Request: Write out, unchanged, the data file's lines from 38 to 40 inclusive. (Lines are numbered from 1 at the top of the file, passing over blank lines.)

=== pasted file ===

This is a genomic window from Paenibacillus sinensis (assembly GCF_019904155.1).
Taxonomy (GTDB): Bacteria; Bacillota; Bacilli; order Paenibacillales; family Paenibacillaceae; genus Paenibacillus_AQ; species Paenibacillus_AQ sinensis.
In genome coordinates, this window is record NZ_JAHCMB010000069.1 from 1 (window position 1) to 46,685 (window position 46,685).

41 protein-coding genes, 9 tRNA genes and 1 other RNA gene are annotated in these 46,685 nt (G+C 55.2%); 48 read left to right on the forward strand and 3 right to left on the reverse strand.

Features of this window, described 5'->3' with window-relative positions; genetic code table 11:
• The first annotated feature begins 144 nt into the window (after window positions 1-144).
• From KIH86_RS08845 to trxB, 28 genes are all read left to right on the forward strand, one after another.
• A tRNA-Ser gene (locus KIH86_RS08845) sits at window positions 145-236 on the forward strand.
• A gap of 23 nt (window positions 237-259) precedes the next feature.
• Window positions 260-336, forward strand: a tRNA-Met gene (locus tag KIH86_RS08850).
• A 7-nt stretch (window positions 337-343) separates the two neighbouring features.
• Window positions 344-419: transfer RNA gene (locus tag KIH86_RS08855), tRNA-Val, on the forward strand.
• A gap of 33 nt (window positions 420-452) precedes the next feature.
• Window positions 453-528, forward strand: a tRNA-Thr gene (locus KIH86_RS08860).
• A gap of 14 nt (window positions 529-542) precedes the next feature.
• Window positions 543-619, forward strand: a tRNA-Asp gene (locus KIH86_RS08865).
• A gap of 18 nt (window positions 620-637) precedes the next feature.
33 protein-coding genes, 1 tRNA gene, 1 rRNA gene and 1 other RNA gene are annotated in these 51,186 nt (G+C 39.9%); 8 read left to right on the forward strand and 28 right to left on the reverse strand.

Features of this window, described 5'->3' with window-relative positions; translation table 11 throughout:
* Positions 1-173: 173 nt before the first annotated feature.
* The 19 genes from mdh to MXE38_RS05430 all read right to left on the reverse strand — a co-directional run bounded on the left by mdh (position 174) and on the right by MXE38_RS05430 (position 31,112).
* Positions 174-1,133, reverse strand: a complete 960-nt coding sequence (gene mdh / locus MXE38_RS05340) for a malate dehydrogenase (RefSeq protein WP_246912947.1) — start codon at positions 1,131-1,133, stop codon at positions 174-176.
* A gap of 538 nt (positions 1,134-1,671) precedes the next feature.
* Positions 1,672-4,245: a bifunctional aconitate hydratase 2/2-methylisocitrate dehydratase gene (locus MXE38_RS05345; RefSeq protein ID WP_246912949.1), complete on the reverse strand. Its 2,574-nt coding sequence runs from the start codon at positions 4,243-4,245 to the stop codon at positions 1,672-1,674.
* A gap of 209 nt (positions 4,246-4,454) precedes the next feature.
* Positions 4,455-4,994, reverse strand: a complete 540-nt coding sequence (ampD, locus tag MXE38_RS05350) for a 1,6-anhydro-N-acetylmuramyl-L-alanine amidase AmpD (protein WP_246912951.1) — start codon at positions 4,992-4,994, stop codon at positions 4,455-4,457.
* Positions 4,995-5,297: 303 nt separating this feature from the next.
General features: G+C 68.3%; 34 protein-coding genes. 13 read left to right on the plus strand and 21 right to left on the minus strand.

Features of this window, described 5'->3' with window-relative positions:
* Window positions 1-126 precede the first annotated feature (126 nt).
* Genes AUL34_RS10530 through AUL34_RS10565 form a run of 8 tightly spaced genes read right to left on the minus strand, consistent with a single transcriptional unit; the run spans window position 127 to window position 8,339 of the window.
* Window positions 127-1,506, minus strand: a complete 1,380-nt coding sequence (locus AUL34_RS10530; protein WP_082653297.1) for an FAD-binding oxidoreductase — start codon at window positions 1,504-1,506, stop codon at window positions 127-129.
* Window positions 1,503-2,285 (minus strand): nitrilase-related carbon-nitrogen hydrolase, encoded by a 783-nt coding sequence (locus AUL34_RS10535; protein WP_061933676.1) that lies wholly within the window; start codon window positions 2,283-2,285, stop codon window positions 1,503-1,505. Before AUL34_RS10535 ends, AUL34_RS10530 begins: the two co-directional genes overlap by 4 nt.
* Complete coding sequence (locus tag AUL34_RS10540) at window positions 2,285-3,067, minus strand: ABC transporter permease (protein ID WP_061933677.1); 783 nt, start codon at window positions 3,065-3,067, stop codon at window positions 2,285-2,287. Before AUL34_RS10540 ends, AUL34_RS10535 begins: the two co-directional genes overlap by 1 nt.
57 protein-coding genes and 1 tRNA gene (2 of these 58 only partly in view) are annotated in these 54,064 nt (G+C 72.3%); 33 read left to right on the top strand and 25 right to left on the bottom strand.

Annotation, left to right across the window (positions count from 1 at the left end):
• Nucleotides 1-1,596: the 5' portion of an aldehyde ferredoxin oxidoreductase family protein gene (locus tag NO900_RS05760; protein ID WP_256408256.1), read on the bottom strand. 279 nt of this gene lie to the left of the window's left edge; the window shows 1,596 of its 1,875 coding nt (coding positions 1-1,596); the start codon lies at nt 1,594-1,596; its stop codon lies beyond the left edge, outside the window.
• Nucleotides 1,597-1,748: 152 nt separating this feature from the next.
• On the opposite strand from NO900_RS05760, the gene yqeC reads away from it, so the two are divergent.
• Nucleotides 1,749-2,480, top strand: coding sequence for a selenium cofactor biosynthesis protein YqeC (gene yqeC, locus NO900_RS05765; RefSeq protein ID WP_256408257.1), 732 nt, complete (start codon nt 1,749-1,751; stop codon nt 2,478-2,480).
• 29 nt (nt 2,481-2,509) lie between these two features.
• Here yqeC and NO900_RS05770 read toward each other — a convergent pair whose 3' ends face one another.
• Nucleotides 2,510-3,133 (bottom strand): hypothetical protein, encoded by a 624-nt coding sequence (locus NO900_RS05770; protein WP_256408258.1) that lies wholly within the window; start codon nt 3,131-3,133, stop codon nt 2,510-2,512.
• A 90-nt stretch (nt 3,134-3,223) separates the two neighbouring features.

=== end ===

• Nucleotides 1,597-1,748: 152 nt separating this feature from the next.
• On the opposite strand from NO900_RS05760, the gene yqeC reads away from it, so the two are divergent.
• Nucleotides 1,749-2,480, top strand: coding sequence for a selenium cofactor biosynthesis protein YqeC (gene yqeC, locus NO900_RS05765; RefSeq protein ID WP_256408257.1), 732 nt, complete (start codon nt 1,749-1,751; stop codon nt 2,478-2,480).